The U.S. Court of Appeals for the First Circuit has affirmed a federal district court’s decision that declared null and void ab initio Puerto Rico Act 41-2022. Financial Oversight Board v. Hernandez Montañez et al., No. 23-1267 (1st Cir. Aug. 10, 2023).
Puerto Rico Act 41-2022, enacted in the summer of 2022, had reversed in part the 2017 Puerto Rico Employment Law Reform.
The First Circuit’s decision is the latest chapter in a legal saga the goes back more than a year. In June 2022, Puerto Rico Governor Pedro Pierluisi signed Act 41-2022, which introduced changes to the rules governing statutory probationary periods, vacation and sick leave accrual, and the way the annual Christmas Bonus is accumulated, among others. However, the Financial Oversight and Management Board for Puerto Rico (the entity created by Congress to supervise the finances of the Government of Puerto Rico) commenced litigation against the Government in September 2022, seeking to nullify Act 41-2022 because it violated the PROMESA Act. On March 3, 2023, the federal court overseeing the Puerto Rico bankruptcy-like procedures ruled Act 41-2022 violated federal law and, as such, declared it null and void ab initio. The court went as far as to permanently enjoin the Governor and any other individuals from taking any steps to help private parties enforce Act 41-2022.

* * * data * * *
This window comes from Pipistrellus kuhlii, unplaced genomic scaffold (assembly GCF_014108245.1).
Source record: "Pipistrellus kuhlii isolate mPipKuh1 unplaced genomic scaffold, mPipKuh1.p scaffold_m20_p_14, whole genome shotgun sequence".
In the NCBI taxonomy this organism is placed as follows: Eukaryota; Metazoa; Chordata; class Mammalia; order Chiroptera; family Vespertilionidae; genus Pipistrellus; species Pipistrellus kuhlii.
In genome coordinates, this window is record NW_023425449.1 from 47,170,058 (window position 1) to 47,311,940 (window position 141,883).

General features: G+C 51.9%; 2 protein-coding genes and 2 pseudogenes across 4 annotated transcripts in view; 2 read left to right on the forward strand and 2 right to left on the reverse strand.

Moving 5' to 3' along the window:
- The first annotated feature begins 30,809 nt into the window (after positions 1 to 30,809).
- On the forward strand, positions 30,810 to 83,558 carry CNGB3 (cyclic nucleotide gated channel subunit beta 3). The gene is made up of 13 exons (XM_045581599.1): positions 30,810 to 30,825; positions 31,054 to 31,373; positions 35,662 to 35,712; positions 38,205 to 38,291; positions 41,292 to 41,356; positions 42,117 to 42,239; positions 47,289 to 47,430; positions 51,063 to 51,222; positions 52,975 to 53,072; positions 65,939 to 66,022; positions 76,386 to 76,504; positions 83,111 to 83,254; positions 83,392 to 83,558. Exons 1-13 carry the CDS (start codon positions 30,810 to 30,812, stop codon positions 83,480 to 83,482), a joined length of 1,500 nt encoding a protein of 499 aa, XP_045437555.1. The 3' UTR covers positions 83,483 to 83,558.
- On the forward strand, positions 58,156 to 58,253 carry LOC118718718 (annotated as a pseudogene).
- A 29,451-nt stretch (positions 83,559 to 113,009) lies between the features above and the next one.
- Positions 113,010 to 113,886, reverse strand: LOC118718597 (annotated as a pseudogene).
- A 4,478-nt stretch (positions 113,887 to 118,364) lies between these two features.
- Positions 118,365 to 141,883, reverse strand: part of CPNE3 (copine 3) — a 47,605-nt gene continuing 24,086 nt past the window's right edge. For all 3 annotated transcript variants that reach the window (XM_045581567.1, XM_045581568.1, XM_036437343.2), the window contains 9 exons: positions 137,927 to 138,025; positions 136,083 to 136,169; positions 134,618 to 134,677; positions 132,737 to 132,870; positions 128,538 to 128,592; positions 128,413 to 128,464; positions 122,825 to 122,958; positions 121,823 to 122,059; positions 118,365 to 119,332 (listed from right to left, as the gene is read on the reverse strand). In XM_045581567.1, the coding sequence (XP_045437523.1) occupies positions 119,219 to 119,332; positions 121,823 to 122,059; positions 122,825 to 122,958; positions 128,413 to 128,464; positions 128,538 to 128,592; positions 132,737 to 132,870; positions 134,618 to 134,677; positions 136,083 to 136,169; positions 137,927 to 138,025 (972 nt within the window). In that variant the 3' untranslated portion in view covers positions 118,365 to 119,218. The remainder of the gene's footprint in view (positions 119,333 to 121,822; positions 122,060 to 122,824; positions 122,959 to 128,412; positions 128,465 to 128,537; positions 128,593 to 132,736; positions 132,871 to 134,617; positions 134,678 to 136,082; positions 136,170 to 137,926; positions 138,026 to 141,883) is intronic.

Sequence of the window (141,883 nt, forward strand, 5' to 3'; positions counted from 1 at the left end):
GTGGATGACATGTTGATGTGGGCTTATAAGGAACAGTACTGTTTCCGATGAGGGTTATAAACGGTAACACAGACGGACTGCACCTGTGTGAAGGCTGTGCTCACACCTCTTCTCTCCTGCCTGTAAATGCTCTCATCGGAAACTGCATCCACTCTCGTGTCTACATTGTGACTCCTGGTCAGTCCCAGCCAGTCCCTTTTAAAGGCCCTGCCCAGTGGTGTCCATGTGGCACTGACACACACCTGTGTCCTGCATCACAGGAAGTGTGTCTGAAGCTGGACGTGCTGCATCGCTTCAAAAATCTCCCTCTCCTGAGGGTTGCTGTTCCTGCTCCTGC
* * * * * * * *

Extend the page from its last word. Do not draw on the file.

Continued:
However, the Puerto Rico Government appealed the decision to the First Circuit, arguing the Oversight Board’s powers under the PROMESA Act do not extend to the revision of laws impacting the private sector. The Government also argued that, since the bankruptcy-like procedures for Puerto Rico’s central government had concluded in early 2022, the Oversight Board’s authority to review newly enacted laws was therefore lessened. The First Circuit rejected both arguments and affirmed in whole the lower court’s decision to nullify Act 41-2022.
With this decision, Puerto Rico employment laws continue to be governed by the 2017 Employment Law Reform. Furthermore, employers who decided to implement the provisions of the defunct Act 41-2022 now have clearer guidance if they decide to revert to the provisions of the 2017 Employment Law Reform. Employers should ensure their internal policies or manuals comply with the current state of the laws. Further, employers should revise the language of employment contracts to consider the reintroduced probationary period minimums.
Jackson Lewis attorneys are closely monitoring updates and changes to legal requirements and guidance and are available to help employers weed through the complexities.
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